Lockerbie Convict Prepares For Freedom Bid Wednesday
Lockerbie defendant Abdelbaset al Megrahi on Wednesday makes a final bid for freedom as he launches an appeal against his conviction.
After almost a year as the only inmate of Scotland’s sole overseas prison, at Camp Zeist, Holland, the 49-year-old Libyan will hope to overturn the decision of three Scottish judges, according to reports. The panel found him guilty of killing 270 people in the 1988 atrocity following a unique case heard without a jury and in a specially convened, purpose-built Scottish court at the former United States air base.
Al Megrahi was jailed for life, with a minimum recommendation that he serve 20 years, following 84 days of proceedings stretched across nine months. His co-defendant al Amin Khalifa Fhima was acquitted and returned to Libya, where he received a "hero's welcome.”
Megrahi returns to the courtroom for an appeal in front of five judges which will effectively seal his fate, Scottish legal authorities were quoted as saying Tuesday.
If the conviction is upheld, al Megrahi, who has been in prison at the base since giving himself up in April 1999, will be transferred to a Scottish prison where he will serve the rest of his sentence. In a unique move, permission has been given for television cameras to be allowed into the court during proceedings.
Although it is unlikely the appeal will be broadcast live on television, the BBC will show the hearing on a dedicated website. The decision was made by Lord Cullen, the Lord Justice General, Scotland’s most senior judge. The British foreign office said Tuesday that talks were ongoing to secure compensation for the victims of the bombing.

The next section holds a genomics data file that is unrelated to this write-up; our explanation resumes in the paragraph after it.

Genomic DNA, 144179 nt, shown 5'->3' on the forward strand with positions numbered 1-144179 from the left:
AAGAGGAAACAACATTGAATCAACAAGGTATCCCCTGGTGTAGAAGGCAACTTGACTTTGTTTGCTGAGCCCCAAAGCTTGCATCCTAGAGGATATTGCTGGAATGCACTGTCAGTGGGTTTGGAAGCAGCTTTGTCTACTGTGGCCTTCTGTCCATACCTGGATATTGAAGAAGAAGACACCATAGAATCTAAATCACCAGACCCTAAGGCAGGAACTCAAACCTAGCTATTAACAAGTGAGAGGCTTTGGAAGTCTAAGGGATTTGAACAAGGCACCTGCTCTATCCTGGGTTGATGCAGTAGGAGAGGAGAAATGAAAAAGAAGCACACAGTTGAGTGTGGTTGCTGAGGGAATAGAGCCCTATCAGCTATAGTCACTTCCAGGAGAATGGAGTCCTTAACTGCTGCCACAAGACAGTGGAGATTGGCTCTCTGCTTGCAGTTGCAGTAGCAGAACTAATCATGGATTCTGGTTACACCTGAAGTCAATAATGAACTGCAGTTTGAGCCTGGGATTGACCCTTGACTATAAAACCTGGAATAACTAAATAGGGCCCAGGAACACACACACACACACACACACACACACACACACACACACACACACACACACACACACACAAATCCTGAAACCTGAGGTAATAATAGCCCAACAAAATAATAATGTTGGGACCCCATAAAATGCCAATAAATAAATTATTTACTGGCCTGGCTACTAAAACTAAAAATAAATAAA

Al Megrahi's appeal is likely to hinge on the evidence of a London Heathrow airport security guard who claims he discovered a break-in at the airport on December 21, 1988, 17 hours before the doomed plane took off for New York.
Ray Manly said he reported the incident at the time and was interviewed by anti-terrorist officers, but his evidence was never brought before al Megrahi's trial.
According to the prosecution's version of events, which was accepted by the three judges, the suitcase carrying the bomb which blew up the plane was loaded onto a plane in Malta. From there it was transported via Frankfurt to Heathrow, where it was loaded on to PAM AM flight 103.
Al Megrahi's defense team has always insisted the bomb suitcase was more likely to have been placed on board the plane at Heathrow and will look to Manly's evidence to support their claim. (Albawaba.com)
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